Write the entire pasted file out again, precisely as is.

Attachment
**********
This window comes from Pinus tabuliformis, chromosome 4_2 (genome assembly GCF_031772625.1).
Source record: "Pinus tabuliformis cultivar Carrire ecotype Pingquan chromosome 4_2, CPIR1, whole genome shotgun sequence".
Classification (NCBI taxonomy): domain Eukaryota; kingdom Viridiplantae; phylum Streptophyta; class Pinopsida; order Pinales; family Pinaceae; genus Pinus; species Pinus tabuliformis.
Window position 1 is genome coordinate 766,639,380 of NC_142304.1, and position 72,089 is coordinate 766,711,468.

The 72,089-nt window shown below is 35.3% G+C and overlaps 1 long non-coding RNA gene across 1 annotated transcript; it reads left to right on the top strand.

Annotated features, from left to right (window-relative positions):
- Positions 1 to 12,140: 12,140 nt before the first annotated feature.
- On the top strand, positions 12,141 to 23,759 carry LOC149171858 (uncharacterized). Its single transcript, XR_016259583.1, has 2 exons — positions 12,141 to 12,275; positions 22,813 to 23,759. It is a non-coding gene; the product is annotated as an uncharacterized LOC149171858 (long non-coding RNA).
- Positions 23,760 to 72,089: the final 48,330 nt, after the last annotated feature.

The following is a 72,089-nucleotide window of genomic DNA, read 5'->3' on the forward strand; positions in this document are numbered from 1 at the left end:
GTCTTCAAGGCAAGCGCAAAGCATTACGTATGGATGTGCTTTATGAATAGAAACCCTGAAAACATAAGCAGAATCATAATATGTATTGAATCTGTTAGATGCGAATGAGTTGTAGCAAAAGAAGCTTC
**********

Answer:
This window comes from Pinus tabuliformis, chromosome 4_2 (genome assembly GCF_031772625.1).
Source record: "Pinus tabuliformis cultivar Carrire ecotype Pingquan chromosome 4_2, CPIR1, whole genome shotgun sequence".
Classification (NCBI taxonomy): domain Eukaryota; kingdom Viridiplantae; phylum Streptophyta; class Pinopsida; order Pinales; family Pinaceae; genus Pinus; species Pinus tabuliformis.
Window position 1 is genome coordinate 766,639,380 of NC_142304.1, and position 72,089 is coordinate 766,711,468.

The 72,089-nt window shown below is 35.3% G+C and overlaps 1 long non-coding RNA gene across 1 annotated transcript; it reads left to right on the top strand.

Annotated features, from left to right (window-relative positions):
- Positions 1 to 12,140: 12,140 nt before the first annotated feature.
- On the top strand, positions 12,141 to 23,759 carry LOC149171858 (uncharacterized). Its single transcript, XR_016259583.1, has 2 exons — positions 12,141 to 12,275; positions 22,813 to 23,759. It is a non-coding gene; the product is annotated as an uncharacterized LOC149171858 (long non-coding RNA).
- Positions 23,760 to 72,089: the final 48,330 nt, after the last annotated feature.

The following is a 72,089-nucleotide window of genomic DNA, read 5'->3' on the forward strand; positions in this document are numbered from 1 at the left end:
GTCTTCAAGGCAAGCGCAAAGCATTACGTATGGATGTGCTTTATGAATAGAAACCCTGAAAACATAAGCAGAATCATAATATGTATTGAATCTGTTAGATGCGAATGAGTTGTAGCAAAAGAAGCTTC